Who needs Cambridge Analytica when all you need to get people’s data is put on a Major League Baseball game for free?
Last September, when the Oakland A’s announced plans to celebrate the 50th anniversary of their move to the west coast by letting fans into Tuesday’s game against the White Sox for the bargain price of $0, it was easy to see the brilliance of the idea. Get people in the ballpark, spend several hours selling them overpriced food and souvenirs, and hope that they also stop by the advance ticket window and purchase a few tickets to future games with tickets that cost money, in addition to the food and souvenirs at those games.
The A’s drew a crowd of 46,028 non-paying customers to enjoy a 10-2 rout in which both teams wore outstanding 1968 throwback uniforms. The turnout actually was somewhat underwhelming – the A’s issued 200,000 free tickets and were expecting somewhere around 70,000 people to actually show up to a stadium with a capacity of 56,782. But for the A’s, the excitement was about the 200,000 – really, a segment of the 200,000 – rather than the 46,028.
Susan Slusser, the San Francisco Chronicle’s ace A’s beat writer – and subject last month of one of the best and funniest pieces of sportswriting you’ll read, a profile by her husband, Daniel Brown of the San Jose Mercury News – reported that she was told “20-25% are new account holders; meaning we did not have them in the system before.” In other words, thank you for signing up for tickets to the free A’s game, and even if you didn’t come, you will be receiving e-mail from the A’s to try to get you to buy tickets for the rest of your life.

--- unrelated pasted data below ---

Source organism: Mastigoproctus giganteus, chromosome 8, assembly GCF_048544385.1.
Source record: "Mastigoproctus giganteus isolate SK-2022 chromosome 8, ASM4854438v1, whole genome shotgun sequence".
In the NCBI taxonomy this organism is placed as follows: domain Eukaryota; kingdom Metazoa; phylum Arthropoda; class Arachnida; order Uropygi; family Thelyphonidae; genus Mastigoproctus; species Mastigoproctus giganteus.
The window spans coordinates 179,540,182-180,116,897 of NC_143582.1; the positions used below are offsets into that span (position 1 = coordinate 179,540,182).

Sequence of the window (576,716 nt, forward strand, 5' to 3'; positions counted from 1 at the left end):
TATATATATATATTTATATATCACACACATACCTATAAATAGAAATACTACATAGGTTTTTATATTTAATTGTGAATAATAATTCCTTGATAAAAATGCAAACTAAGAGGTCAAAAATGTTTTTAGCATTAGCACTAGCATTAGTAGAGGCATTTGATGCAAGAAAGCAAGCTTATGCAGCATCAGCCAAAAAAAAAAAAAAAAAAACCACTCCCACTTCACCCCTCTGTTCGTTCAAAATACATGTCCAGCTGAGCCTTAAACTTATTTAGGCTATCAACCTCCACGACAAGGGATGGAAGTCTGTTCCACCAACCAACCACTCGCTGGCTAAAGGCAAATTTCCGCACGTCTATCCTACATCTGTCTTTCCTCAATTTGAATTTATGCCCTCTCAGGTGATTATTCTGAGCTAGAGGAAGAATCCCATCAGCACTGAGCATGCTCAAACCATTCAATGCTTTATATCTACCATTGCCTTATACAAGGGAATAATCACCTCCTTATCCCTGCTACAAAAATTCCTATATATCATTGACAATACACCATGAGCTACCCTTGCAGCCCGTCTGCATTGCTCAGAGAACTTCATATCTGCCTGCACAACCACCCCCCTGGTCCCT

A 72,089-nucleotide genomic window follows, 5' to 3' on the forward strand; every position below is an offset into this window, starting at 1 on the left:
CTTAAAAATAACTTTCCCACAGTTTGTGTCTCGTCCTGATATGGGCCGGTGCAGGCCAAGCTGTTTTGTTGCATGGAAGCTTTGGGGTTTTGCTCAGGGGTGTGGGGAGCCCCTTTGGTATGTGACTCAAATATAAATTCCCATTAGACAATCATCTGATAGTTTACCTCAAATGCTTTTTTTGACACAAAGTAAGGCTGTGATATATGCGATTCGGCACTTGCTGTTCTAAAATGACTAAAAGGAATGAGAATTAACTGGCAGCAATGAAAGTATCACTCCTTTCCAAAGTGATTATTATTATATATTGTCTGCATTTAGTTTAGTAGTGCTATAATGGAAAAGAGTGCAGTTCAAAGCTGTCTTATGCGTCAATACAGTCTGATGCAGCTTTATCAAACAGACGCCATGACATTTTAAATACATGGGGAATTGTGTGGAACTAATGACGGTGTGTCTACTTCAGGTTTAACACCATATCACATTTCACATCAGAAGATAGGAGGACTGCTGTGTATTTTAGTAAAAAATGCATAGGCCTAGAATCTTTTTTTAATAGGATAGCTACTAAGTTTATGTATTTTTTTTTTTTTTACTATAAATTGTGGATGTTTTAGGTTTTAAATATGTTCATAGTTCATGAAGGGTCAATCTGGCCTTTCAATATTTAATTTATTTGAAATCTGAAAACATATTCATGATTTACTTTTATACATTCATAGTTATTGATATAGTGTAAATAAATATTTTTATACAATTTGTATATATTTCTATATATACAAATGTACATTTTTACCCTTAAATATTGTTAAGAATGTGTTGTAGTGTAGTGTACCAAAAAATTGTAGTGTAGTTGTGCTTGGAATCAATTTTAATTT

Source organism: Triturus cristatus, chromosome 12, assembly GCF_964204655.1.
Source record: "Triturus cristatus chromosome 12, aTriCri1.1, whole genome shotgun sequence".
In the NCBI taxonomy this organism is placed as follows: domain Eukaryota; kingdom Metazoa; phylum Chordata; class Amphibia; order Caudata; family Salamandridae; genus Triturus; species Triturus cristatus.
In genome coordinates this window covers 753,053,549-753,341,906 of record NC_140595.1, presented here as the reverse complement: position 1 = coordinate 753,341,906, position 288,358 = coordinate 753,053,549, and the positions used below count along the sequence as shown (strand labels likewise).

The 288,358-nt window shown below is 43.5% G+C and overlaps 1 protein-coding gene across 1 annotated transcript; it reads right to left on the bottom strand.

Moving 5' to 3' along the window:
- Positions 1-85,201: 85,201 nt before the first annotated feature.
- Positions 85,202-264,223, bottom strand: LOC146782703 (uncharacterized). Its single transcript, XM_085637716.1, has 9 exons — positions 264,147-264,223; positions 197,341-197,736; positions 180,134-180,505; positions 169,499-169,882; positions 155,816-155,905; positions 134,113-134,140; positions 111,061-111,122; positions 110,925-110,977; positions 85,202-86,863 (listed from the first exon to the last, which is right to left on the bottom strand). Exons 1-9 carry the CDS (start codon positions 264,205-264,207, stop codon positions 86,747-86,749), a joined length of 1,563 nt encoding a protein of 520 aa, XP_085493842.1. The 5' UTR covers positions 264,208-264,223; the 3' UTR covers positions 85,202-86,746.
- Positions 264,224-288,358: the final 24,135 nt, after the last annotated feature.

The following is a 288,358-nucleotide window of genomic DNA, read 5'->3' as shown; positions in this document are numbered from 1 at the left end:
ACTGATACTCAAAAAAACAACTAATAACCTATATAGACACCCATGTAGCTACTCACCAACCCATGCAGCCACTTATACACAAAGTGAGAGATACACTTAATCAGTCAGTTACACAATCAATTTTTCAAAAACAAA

Exactly how much it helps the A’s to have the information of thousands of people who didn’t come to a baseball game when they had tickets and it was free, well, that’s hard to say. But they also did have did have thousands of actual new customers in the mix, and the A’s need to try whatever they can, seeing how they play in one of baseball’s largest markets in the Bay Area, and despite having a ton of seats to fill at the Coliseum, have not been in the top half of the American League in attendance since 2004. In not unrelated news, the A’s had a higher payroll in 2006 than they do in 2018.
All of this is important because the A’s continue their efforts to get a new stadium built, one of the few times when even the most hardened opponents of ballpark construction have to admit that there is a necessity for it, given the Coliseum’s infamous sewage issues, among other things. That does not mean it has been or will be easy, though creative ideas like gondolas from parking facilities to a stadium are now getting some hype.
The more people the A’s get to go to their games now, the more support they can generate in Oakland, not only for getting a building built, but for filling it once it is, at which time the team will have to spend some money. And when that does happen, those fans are going to have to pay, too. That’s how they get you.